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Why has Turkey launched an operation against IS in Syria?

world Updated: Aug 25, 2016 00:54 IST
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Turkish army tanks move toward the Syrian border as pictured from Karkamis. (AP Photo)

Turkey launched its most ambitious operation of the Syrian conflict on Wednesday with President Recep Tayyip Erdogan saying it targeted the double threat from Islamic State extremists and Syrian Kurdish militias.

Turkey says the air and ground operation dubbed “Euphrates Shield” will clear jihadists from the Syrian town of Jarabulus, which lies directly opposite the Turkish town of Karkamis.

The operation was launched just days after Ankara appeared to soften its often-confrontational line on Syrian President Bashar al-Assad, whom Turkey wants to see removed.

Why is Turkey acting now?

The military action began after 54 people were killed in a weekend suicide attack in the city of Gaziantep near the Syrian border that was blamed on IS.

There has also been a recent upsurge in shelling of Turkish territory from Syrian towns under IS control.

“ISIS (IS) has been directly attacking Turkish soil from Syria and so this operation is firstly a retaliation to that,” Gulnur Aybet, director of Centre of Security Studies at Bahcesehir University in Istanbul (BAUCESS).

“There is a chance these attacks from ISIS will intensify and that’s why Turkey thought it’s necessary to take these steps, to go across the border, with tanks and ground troops,” she added.

London-based Turkey analyst at Stroz Friedberg risk consultancy Emre Tuncalp agreed, saying there had been a “deterioration” in the security situation on the border.

“The Gaziantep attack and the Karkamis shelling yesterday was like the last straw.”

What is the purpose?

However Aybet said the operation’s aims were two-fold -- to counter the IS threat but also to prevent Syrian Kurdish groups moving into areas liberated from IS.

Turkey views the Kurdish People’s Protection Units (YPG) militia as an extension of the outlawed Kurdistan Workers’ Party (PKK), which it has denounced as a terror organisation along with the EU and the US.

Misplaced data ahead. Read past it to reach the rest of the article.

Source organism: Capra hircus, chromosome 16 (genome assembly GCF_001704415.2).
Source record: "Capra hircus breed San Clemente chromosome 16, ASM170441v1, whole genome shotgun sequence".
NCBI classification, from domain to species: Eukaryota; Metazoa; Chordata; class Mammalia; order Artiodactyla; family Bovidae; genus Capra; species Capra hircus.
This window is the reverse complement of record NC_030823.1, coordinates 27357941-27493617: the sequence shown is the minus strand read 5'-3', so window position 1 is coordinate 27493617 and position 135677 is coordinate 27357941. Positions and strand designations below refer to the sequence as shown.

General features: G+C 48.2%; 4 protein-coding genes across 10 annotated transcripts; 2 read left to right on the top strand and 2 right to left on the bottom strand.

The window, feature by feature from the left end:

The Syrian Kurds “already occupy a large strip of that border but there is this part in the middle that is still held by ISIS.

“So the concern is: do the YPG move into areas liberated by ISIS? In moving in this way, they (Turkish forces) are also preventing the YPG moving into those areas,” the professor said.

Tuncalp said Turkey had long declared its red line for the advance of the Syrian Kurdish group was the west of the Euphrates River.

He said Ankara had choked on seeing the Syrian Kurds take from IS the strategic town of Manbij south of Jarabulus and well west of the Euphrates earlier this month.

“That was really unacceptable for Turkey and was additional motivation to get more involved in that part of Syria.”

What does this mean for Syrian Kurds?

Aybet said the military operation showed Turkey would not allow the YPG to put down roots on its doorstep and allow a fragmentation of the Syrian state.

“This has disrupted the YPG’s plans. They thought the Americans would back them in the territorial conquest until the end but the Americans are playing a pragmatic game on the ground.”

A US official on Wednesday said Kurdish-dominated forces had stopped moving north towards Jarabulus. “So I think we have put a lid on the Turks’ biggest concern,” the official said.

Is Turkey softening on Assad?

At the weekend, prime minister Binali Yildirim for the first time acknowledged that Assad was one of the “actors” in Syria, saying he may need to remain as part of any transition.

Turkey is also working more closely with Iran and Russia, Assad’s last remaining major allies. So far, no world power has objected to the Turkish operation, which began just hours before US vice-president Joe Biden arrived in Ankara.

There have also been signs of a less confrontational Turkish foreign policy since Yildirim took over from Ahmet Davutoglu as premier in May.

For Soner Cagaptay, director of the Turkish Research Programme at The Washington Institute, stopping Kurdish advances in the north was now Ankara’s primary goal in Syria rather than Assad’s removal.

“Following the ouster of Ahmet Davutoglu, the architect of Turkey’s foreign policy in the last decade, Ankara has recalibrated its Syria policy.

“Blocking PYD Kurdish advances in Syria, previously Ankara’s secondary goal, now trumps Turkey’s erstwhile policy of ousting the Assad regime.”